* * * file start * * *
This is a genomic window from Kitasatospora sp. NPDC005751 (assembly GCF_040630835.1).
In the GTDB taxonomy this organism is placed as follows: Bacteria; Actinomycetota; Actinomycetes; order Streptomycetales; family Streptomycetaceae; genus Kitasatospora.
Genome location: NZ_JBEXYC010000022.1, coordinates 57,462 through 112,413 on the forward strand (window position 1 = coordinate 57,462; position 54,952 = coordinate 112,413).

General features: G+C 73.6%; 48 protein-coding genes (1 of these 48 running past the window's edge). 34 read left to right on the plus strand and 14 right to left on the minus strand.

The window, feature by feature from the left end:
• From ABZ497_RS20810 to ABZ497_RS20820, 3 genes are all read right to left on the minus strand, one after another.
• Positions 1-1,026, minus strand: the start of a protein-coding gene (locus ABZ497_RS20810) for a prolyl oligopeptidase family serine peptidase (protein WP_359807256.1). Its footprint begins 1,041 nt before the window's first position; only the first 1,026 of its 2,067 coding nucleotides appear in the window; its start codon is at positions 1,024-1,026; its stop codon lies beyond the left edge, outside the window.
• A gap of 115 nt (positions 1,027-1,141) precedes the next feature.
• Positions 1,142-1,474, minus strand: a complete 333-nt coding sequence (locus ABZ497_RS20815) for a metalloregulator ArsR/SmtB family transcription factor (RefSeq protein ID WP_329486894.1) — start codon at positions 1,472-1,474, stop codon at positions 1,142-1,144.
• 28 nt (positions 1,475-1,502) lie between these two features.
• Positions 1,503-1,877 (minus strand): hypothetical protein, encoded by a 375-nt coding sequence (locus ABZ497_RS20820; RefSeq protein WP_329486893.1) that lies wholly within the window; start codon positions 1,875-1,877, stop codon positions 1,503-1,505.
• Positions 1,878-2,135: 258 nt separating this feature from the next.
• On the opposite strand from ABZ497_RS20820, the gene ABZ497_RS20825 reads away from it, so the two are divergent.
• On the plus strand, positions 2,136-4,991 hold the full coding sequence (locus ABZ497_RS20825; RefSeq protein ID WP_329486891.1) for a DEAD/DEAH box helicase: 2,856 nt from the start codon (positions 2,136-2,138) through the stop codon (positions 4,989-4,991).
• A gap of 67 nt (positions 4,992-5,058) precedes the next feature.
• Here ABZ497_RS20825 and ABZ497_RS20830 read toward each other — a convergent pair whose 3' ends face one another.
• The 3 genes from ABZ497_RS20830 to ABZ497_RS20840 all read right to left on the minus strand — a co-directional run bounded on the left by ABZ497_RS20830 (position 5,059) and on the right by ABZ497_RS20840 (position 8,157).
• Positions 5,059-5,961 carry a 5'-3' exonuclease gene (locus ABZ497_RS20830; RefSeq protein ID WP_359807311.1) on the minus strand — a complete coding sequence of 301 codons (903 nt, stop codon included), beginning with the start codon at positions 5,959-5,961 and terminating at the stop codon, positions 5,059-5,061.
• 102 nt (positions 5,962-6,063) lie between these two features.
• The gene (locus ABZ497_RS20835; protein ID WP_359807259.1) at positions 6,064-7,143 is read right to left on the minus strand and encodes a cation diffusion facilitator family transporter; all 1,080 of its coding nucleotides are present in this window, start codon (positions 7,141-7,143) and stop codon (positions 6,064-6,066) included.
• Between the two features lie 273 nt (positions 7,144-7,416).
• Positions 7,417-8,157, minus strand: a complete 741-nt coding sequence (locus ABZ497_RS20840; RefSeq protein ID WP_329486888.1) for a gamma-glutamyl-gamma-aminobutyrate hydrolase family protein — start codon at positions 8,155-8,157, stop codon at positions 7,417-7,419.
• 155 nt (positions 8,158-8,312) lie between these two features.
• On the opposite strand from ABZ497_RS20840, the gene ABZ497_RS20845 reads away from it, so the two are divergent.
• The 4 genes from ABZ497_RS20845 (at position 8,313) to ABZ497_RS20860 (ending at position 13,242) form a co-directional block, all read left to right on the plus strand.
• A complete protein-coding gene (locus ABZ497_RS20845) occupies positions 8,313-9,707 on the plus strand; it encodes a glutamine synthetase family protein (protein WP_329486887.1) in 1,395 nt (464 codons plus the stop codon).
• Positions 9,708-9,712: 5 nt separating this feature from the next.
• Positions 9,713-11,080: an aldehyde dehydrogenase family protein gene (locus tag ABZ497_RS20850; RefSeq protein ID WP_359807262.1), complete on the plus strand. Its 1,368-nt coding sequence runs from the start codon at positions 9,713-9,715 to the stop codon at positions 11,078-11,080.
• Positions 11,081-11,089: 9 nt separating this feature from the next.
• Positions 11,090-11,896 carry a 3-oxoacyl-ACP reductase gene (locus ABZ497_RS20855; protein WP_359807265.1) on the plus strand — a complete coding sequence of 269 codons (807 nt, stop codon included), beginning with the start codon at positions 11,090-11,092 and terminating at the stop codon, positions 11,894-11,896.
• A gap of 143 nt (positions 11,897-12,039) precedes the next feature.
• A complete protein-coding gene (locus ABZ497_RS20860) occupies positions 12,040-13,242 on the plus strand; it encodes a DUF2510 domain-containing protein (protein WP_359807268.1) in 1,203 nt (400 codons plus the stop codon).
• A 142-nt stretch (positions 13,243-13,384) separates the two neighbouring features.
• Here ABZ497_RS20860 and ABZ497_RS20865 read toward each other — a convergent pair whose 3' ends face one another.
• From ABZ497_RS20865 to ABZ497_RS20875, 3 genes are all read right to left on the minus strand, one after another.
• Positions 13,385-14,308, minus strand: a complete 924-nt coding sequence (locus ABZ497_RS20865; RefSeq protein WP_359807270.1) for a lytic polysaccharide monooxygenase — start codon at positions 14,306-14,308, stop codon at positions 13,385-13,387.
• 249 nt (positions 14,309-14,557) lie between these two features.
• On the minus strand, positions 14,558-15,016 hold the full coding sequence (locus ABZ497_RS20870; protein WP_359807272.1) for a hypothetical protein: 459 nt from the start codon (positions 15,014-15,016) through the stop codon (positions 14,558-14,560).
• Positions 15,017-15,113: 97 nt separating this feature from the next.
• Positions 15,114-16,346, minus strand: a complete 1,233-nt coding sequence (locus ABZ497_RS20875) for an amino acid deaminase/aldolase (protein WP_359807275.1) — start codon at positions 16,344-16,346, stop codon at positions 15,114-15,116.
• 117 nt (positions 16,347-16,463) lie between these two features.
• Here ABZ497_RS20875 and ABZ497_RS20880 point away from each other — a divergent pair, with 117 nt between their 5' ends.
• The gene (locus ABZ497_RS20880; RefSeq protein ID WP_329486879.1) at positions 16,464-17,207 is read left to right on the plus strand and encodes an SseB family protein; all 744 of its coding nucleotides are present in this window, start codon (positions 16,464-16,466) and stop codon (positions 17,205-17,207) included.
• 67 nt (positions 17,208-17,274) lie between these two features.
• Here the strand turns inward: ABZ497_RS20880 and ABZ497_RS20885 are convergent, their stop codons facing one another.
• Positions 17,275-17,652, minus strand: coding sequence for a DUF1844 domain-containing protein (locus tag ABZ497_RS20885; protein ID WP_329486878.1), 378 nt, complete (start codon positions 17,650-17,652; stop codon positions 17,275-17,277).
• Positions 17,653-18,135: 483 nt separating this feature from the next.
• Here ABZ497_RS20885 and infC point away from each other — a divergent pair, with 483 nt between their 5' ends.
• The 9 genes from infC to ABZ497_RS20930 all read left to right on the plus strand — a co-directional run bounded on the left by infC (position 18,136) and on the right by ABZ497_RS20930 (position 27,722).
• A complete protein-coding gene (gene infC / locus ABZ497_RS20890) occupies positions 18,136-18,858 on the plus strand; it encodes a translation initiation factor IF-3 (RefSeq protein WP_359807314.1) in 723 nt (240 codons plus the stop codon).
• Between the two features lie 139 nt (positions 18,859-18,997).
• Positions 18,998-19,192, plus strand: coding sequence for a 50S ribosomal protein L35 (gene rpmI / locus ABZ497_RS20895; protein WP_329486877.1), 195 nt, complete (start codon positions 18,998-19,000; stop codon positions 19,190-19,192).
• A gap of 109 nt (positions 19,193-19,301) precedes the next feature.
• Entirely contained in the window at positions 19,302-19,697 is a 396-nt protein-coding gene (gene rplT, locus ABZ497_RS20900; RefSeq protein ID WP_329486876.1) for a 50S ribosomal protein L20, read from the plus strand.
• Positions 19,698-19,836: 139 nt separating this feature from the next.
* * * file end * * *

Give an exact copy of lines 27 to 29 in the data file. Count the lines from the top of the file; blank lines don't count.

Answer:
• Positions 9,708-9,712: 5 nt separating this feature from the next.
• Positions 9,713-11,080: an aldehyde dehydrogenase family protein gene (locus tag ABZ497_RS20850; RefSeq protein ID WP_359807262.1), complete on the plus strand. Its 1,368-nt coding sequence runs from the start codon at positions 9,713-9,715 to the stop codon at positions 11,078-11,080.
• Positions 11,081-11,089: 9 nt separating this feature from the next.